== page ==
Being A Real Person
Thank you all for your prayers during my weekend at Steubenville. It was a great weekend, and I learned a lot. Different from last year, with some unexpected things, but still good. If there was one thing I took away from the experience it was this phrase: “Be a real person.” Why? Let me explain.
In 1 Corinthians chapter 9, verse 22, St. Paul says, “To the weak, I have become weak to win the weak. I have become all things to all people so that by all possible means I might save some.” Is this a good thing? Yes. It is good to include all, to want to help all. After all, God does want each and every one of His children to be gathered around the dinner table. Yet, like all good things, this mentality can go wrong.
We can very easily wish to not only include everyone, but to be included ourselves. It’s our human desire for love. We want people to want us. We desire to know that we are worth something. It’s why we check our Facebook to see how many likes we got. It’s why we always try to crack a joke to get laughs among our friends. It’s why we leave friendships behind that are “not cool enough.” It’s human nature, but that doesn’t justify the fact that it is wrong.
We can put up a very good facade. From the same mouth that comes “Hallelujah, Holy Holy” in adoration can quickly turn around and say something spitefully cruel about the person who annoys us. From the same hands that we lift in fun hand motions during praise and worship can come actions that lead us to sin. All for the sake of being considered popular, and for that hole in our heart that won’t go away to be filled.
We cram that hole in our heart with lots of things. We get close to people and then use that “friendship” to feel justified using them and acting out on our lust. We try to be someone else online, so that those who don’t know us in real life will love us. We boast about our high points and hide our faults in effort to seem perfect. We try so hard to be everyone’s friend, so that maybe, just maybe, one friend will stick with us when we crack and the mask falls off. Yet all these things don’t fill the emptiness that we can’t shake. It’s because that hole in our heart is a God-shaped hole that only God can fill.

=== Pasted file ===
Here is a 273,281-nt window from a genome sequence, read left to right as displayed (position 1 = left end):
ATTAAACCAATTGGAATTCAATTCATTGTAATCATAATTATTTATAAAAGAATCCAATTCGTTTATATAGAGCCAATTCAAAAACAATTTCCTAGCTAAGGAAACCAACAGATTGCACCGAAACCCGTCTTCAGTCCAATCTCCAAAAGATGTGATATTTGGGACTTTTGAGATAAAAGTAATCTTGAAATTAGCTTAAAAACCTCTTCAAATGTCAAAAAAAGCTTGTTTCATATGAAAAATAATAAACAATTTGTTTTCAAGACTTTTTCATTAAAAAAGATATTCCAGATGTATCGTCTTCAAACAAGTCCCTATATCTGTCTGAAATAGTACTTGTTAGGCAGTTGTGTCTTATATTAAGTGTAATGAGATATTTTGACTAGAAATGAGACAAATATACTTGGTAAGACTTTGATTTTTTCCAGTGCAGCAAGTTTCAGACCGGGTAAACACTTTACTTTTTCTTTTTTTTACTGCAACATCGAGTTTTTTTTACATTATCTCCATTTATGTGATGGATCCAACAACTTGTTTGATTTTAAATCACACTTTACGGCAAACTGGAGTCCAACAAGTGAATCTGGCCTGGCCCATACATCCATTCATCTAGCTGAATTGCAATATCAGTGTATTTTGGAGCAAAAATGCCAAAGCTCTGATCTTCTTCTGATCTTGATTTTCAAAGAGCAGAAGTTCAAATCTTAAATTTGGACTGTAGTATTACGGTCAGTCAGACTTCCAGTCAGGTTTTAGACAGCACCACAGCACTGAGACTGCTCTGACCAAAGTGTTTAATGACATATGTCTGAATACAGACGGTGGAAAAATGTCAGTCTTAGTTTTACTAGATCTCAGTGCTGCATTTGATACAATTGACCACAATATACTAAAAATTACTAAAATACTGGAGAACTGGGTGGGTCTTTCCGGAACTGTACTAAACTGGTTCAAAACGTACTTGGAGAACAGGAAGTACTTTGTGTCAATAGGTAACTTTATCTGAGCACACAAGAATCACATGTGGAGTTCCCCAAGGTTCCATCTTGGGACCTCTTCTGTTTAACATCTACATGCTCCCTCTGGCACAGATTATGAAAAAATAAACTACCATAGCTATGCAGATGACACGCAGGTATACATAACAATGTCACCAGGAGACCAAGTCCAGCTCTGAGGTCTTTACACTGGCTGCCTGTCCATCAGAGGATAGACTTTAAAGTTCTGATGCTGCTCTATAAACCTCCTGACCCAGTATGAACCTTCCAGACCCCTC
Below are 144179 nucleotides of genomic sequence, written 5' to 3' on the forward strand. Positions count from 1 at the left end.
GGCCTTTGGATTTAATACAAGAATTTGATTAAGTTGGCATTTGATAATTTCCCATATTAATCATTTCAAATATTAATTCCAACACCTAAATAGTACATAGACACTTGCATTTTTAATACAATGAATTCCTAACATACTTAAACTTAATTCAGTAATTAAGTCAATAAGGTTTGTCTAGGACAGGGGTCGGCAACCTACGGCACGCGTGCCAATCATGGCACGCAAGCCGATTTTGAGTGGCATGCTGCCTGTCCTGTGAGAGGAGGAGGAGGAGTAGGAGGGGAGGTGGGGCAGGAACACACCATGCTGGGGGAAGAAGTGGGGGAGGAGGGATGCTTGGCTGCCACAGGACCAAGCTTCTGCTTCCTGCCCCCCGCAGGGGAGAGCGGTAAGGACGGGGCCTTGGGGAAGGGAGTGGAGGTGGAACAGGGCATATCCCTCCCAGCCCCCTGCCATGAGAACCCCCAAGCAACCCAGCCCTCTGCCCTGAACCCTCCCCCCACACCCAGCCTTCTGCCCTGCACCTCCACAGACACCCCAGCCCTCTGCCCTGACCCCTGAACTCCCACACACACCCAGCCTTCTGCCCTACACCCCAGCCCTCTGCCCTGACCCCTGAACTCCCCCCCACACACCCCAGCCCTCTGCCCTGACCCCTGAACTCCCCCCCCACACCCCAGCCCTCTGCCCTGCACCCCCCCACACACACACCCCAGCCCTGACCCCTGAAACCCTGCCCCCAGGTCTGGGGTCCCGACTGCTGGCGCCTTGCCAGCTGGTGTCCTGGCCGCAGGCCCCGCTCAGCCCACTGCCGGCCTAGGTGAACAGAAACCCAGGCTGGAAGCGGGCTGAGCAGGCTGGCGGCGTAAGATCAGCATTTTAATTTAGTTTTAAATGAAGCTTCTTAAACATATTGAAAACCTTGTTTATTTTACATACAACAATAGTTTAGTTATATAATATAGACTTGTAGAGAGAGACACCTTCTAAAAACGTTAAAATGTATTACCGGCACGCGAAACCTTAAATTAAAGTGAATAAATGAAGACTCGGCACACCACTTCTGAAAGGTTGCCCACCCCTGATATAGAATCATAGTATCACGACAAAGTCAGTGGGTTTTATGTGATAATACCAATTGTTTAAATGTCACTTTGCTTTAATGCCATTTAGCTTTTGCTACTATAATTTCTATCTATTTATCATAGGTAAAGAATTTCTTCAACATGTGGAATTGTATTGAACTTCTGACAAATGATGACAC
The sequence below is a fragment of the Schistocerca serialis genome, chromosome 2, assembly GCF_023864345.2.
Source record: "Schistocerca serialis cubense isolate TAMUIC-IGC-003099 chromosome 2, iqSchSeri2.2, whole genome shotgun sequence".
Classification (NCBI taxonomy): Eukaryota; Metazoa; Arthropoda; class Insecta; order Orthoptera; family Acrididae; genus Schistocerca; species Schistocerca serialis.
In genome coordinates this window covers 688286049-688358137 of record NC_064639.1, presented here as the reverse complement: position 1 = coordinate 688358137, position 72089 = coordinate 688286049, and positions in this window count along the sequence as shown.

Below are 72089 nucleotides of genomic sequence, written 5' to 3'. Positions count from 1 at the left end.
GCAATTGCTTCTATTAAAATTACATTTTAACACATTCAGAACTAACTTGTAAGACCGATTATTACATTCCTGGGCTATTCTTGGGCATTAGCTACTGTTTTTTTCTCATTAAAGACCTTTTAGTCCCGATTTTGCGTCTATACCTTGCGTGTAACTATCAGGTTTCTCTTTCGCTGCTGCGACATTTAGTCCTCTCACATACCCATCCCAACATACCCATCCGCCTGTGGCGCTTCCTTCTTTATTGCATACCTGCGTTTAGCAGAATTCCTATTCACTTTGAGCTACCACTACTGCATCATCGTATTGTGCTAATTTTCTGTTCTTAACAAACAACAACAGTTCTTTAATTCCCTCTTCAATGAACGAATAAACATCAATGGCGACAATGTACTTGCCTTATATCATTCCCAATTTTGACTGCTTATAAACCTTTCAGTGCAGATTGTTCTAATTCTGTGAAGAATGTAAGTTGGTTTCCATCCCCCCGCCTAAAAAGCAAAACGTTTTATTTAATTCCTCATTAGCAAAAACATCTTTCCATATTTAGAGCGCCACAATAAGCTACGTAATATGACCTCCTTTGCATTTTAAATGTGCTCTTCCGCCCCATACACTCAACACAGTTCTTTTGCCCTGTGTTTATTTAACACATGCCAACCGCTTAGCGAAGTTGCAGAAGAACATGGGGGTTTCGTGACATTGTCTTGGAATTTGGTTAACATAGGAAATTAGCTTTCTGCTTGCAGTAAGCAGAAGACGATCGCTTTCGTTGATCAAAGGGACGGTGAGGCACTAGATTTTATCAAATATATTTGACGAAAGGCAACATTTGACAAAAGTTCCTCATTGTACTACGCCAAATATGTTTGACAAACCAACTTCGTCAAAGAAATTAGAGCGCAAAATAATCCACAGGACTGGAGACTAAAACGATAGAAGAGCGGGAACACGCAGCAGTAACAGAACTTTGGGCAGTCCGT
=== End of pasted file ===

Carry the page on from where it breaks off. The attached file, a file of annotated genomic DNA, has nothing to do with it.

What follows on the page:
By being authentic and admitting that we are broken, we can open ourselves up to God working some amazing things in our life. By showing your friends that you are not okay, it can give your real friends the opportunity to help you get through your brokenness and be healed in Christ. By standing up and saying something when your friends start going off on how far they have gone with a girl allows them to see that it’s not okay to brag about how far you have used and abused someone as if it is a contest. Be authentic. There will come a time when the mask that you have tried so hard to maintain finally wears out and falls off. Then you have to show who you really are to those who became friends with a person who doesn’t actually exist.
Even worse, we put so much effort into putting on a good show about how great we are, that we miss opportunities to let God heal us. We’re so concerned about looking holy in adoration that we forget why we should actually be reverent. We’re so worried about looking attractive to the opposite sex that we forget what characteristics are attractive to God. If you have a mask on, take it off. Work on developing the real person that you’ve been trying to hide. It’s amazing the things God can do in your life if you are only working to be the real you. God doesn’t make mistakes. He made you the way you are for a reason. Accept that gift and let Him develop it into something you never imagined possible. Be a real person.